Tuesday, April 14, 2015

Lessons out of order.

When we retired, we asked Brian, our youngest, to take back Wooly a mix breed Terrier/Malamud he had raised. Our children's pets were still around while our children had grown and left the coop. Our eldest had a dog named Snoozy since he was ten, our daughter a red cat named Red since she was eleven,  and Brian had Wooly for his tenth birthday.

One of the saddest moments for Brian was finding out that Wooly had incurable cancer. Losing her was one of the hardest blow he had ever experienced.

When we moved to Oregon, we had hoped Brian could relieve us of Wooly for a while at least. It was time for us to travel, to readjust to each other, to find a new way of life away from the hustle and bustle of big city life.  Brian was in graduate school at that time, with a house and room mates, and  a yard for his dog. He didn't hesitate at all. We gave him the option of bringing Wooly back to us once we were estabished in our new digs. He chose to keep her with him.

After he graduated and moved to a new job, now with a cat in tow, he kept talking about getting a house so he could get a new dog. He did, get a house, and get a dog.

After Brian's death, we had to decide what to do with his new dog and old cat. We knew his beloved dog would be too much for us. Young and full of energy, she needed not just a yard, but hours of intense workouts, things Brian had provided with pleasure. Fortunately, a young neighbor offered to take Butters in and she trotted off after him with enthusiasm.

Newkie, the long haired cat didn't have any takers among Brian's friends and neighbors. She had been mostly an indoor cat, we knew, and easy to care for. She came home with us after the funeral.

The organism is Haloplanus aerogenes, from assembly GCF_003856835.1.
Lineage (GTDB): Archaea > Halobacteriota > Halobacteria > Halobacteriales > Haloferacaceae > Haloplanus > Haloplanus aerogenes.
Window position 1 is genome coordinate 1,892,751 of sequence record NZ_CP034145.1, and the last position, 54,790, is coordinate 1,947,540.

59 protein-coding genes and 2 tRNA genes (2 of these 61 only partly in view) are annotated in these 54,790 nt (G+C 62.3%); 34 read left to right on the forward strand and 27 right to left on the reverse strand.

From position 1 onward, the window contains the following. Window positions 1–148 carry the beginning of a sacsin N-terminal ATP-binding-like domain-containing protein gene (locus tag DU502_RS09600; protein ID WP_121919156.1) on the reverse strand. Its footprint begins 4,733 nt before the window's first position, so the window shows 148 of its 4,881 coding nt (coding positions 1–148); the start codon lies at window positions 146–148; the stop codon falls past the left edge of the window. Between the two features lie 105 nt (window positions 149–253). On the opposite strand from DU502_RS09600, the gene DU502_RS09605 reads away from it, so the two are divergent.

And here she is, examining her new digs, wondering around the property and hardly venturing further than the perimeter of the front yard. In the early morning, she whines to be let out, only to discover that the weather here in Oregon is decidedly different from her Southern California drought. She doesn't understand rain at all, finding refuge under the eves if she feels even one drop. But, she has adjusted to a different environment, that of quiet readings and quiet computer work. She sits right by my chair most days, at times, attempting to see if her paws can make the same pictures come up on the screen. I know she had not dreamed of such life, just as we never envisioned a time without Brian.

We look across the lake regularly, Newkie and I, and we absorb the  unanticipated calms after each storm. But storms do return; rather, storms will gather from afar, from places anticipated and unanticipated, will cut a major swath in our psyche, whether we want that or not, and will continue to do so.

Only we, Newkie and I and Brian and all the people and animals we have loved, we are just temporary witnesses to events we wish we had been smart enough to see coming, or lucky enough to avoid.